So it’s double coffee in the mornings, the story eating my head all day, and nights of playing piano to wear out the rest of my brain, then falling exhausted and twitchy into bed. Where I will most likely sleep, hallelujah. Modern medicine has performed many wonders, but the best for me personally has been anti-anxiety meds so I can actually get some rest. Lack of sleep does awful things to one.

*blinks*

I had a whole post about how my book-production cycle has changed over the years, but it’s supposed to be near a hundred degrees today and dammit, I need to write a knife fight between two sidhe, so that’s going to have to wait. I also have to write a few more scenes so I know if a certain character lives or dies. He’s wounded pretty badly right now, and he may not make it.

What? No, I’m just as surprised as you are when a character dies. You should have seen me after I wrote Working for the Devil, I was in mourning for damn near a month. I suspected what would happen in the next book, but I wasn’t sure until the ending either…

Ugh. Gallow is prodding my brain with sharp teeth and red-hot irons. Time to get back to work.

photo by: Moyan_Brenn

Heavy Branches

Fermenting

Fermenting

Walks with Miss B often lead to rambling in tangled bushes, her nose busy among the roots and me keeping my arms well away from clinging thorn-branches. The blackberries are heavy with fruit, and no few of them have turned soft and semi-alcoholic. Backyard and streetside plums are both dropping their fruit, and wasps crawl over the larger ones, drunk and largely placid. Among the blackberries, though, it’s fat bumblebees singing tavern songs, and birds small and larger feasting before they veer away at my approach, hopping and stumbling, flapping their wings like welcoming, very tipsy socialites. Miss B eyes them dubiously, and snaps at zigzagging bees. Thank goodness she hasn’t caught one, yet.

Autumn is coming.

On Blurbing

Is this thing on?

Is this thing on?

I get mail. And sometimes it isn’t hatemail! Okay, okay, often it isn’t hatemail. I do get more positive and constructive letters than angry, nasty screeds.

Well, most weeks I do. All part of being a woman on the internet, right?

Ahem. Anyway, this landed in my contact form queue, and after I replied I thought hey, there are probably other people who have this question too.

From: *redacted*

Subject:
Question Regarding Manuscrit

Message:
Hello,

I’m in the process of trying to get a manuscript published and I noticed that you offer editing services. Editing isn’t quit what I’m looking for so I wanted to touch base and see if there was something we could work out.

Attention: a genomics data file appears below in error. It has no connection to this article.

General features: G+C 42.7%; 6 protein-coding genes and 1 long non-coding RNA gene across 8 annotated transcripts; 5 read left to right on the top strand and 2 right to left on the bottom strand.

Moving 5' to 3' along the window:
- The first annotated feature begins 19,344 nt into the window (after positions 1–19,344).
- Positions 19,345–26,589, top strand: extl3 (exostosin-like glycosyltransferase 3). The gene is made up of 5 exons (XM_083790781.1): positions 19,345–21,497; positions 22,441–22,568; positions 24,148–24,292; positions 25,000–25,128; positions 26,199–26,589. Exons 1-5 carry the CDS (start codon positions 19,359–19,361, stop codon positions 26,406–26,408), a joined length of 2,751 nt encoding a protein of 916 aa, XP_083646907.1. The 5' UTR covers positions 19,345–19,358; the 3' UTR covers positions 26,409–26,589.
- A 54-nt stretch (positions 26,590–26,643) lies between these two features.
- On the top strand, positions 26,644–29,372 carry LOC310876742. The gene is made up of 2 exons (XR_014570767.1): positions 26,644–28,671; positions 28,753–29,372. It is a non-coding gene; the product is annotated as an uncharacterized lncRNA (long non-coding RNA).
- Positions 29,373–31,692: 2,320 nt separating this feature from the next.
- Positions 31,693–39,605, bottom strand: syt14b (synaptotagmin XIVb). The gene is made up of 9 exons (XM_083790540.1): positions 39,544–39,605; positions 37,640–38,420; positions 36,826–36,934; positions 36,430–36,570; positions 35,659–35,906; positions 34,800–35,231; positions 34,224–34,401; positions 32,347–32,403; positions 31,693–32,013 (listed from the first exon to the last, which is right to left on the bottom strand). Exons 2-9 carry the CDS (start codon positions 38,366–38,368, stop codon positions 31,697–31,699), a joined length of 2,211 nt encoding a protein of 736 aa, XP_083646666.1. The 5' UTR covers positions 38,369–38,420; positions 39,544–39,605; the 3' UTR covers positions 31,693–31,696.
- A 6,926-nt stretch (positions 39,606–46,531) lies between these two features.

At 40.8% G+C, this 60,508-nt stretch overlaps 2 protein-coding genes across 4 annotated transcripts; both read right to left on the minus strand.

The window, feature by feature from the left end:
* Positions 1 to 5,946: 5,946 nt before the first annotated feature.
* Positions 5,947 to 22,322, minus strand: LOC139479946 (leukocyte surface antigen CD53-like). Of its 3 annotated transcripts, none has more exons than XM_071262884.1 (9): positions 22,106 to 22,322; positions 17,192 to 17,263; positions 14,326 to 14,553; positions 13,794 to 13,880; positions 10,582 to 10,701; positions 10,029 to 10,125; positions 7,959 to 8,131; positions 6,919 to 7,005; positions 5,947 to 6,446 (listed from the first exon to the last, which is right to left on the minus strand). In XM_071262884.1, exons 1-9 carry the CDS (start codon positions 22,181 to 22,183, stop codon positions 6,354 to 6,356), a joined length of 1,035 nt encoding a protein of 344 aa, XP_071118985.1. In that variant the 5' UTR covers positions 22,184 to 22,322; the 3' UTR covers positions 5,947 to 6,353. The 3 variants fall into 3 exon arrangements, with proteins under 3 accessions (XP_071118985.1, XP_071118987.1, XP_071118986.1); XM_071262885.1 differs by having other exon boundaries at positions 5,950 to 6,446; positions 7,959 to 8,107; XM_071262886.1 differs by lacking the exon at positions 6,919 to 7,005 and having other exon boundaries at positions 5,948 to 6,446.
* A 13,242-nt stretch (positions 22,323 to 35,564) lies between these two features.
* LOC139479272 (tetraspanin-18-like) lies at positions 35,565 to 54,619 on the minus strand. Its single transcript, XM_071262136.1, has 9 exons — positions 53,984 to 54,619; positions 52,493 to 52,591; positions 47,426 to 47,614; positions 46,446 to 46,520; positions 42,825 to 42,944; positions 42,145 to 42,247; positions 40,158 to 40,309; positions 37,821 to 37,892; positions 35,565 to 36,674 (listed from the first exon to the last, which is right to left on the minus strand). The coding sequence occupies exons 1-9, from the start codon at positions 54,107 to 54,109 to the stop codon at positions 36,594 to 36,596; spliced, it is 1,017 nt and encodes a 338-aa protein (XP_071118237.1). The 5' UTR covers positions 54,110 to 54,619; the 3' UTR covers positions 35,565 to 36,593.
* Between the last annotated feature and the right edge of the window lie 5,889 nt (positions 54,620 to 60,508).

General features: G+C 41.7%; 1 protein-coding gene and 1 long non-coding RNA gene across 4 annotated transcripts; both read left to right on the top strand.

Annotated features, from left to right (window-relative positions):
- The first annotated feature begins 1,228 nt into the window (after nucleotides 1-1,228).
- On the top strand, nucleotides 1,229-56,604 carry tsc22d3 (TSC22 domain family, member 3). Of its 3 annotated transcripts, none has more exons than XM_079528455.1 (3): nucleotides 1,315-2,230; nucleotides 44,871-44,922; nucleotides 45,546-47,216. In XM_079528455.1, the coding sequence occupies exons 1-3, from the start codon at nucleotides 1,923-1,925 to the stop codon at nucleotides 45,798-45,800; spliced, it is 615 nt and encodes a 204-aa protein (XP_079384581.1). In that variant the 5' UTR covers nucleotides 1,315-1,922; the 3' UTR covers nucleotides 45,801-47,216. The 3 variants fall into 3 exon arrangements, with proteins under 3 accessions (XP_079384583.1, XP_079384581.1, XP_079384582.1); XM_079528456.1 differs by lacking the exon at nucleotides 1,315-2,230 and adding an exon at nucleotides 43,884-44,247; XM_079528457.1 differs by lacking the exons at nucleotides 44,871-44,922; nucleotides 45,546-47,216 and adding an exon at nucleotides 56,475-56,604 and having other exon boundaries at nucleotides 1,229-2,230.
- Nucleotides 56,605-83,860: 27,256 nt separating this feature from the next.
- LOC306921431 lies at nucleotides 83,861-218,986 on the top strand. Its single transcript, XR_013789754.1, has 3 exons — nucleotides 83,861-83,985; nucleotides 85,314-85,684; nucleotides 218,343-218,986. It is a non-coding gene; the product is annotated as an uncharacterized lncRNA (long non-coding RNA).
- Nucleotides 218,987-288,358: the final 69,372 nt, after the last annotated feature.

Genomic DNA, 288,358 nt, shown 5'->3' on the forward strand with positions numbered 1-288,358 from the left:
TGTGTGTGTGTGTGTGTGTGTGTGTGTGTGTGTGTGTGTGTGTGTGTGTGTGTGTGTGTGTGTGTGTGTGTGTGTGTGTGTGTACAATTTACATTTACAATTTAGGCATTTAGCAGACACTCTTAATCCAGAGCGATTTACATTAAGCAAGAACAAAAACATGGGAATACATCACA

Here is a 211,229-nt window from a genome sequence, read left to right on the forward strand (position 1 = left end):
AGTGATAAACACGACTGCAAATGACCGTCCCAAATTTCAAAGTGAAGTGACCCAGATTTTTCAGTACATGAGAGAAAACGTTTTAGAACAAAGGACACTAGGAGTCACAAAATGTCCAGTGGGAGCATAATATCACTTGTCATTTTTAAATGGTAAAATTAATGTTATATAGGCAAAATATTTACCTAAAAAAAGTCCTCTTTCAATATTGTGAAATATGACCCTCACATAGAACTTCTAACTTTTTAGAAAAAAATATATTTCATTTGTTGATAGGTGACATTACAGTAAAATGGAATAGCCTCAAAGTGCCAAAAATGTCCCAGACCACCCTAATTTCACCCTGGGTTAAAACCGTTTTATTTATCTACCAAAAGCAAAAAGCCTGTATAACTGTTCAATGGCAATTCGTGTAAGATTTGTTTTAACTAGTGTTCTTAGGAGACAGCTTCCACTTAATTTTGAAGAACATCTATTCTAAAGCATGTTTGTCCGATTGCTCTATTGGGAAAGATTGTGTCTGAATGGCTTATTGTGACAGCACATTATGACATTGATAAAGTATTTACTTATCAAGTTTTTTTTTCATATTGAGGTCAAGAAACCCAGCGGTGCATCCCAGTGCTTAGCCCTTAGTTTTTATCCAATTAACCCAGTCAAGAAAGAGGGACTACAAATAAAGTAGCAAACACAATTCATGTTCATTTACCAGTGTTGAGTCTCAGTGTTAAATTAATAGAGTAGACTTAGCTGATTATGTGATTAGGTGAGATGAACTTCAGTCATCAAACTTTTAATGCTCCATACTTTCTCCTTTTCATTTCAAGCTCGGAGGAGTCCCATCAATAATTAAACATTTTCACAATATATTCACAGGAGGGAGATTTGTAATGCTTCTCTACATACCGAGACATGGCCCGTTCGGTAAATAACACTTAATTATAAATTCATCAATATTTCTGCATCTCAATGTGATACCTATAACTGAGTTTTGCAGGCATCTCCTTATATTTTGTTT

What I am hoping is to have an established author in the (somewhat) same genre be able to offer a front cover blurb/ few words on the story.
Since you were the one who inspired me to become a writer I wanted to reach out to you first. So I guess I’m wondering if this would be of interest to you (blurb below) and if so, how much it would cost?

Let me know if you have any questions.

Thank you for your time,
*redacted*.

Blurb:
*redacted*

Again, thank you for your time.

This is very polite, and I can’t blame the person for thinking that’s how the whole thing works, given how movie quotes are farmed. Bonus points for being upfront and telling me editing isn’t what s/he’s looking for, extra bonus points for thanking me for my time. and triple-dog-dare-you bonus points for taking a very professional tone.

Here’s my reply:

Dear *redacted*,

Thank you for writing to me. I am honoured to be considered an inspiration.

Blurbing a book means the author who does so is putting their own reputation on the line for the work in question, and requires a significant time investment of reading the work in question. Standard industry practice is for an agent or publisher to reach out to the established author’s agent (or the author, if they have a personal/professional relationship with the established author) after the book has passed through editing, copyediting, and quite possibly the proof stage. Also, blurbs should never, ever be paid for. If an “established author” is offering to blurb your book for cash, it is a scam and definitely NOT in your best interests as a professional to pay them. Money, as Yog’s Law states, should always flow towards the writer.

I suggest you familiarise yourself with Writer Beware and other sites that can help you in your writing career, keep you from being taken advantage of, and familiarise you with best standards and professional practice.

Good luck,

Lili Saintcrow

I wish this fellow writer the best–the professionalism and politeness exhibited in the letter will carry them far. I also wish I could have helped them more, but charging for cover quotes/blurbs is NOT OKAY, is NOT PROFESSIONAL, and is a sign that some poor writer is being scammed. I’m not able to blurb half the books I want to, because my reading time is so saturated with research I can’t get them into the queue.

Got a question about publishing/writing? Hit up my contact form, and if enough people ask or it’s a really good question, I’ll answer with a blog post. (I can’t answer everyone, of course.) I’m also over on Ask.fm, but that’s more likely to get a very short answer.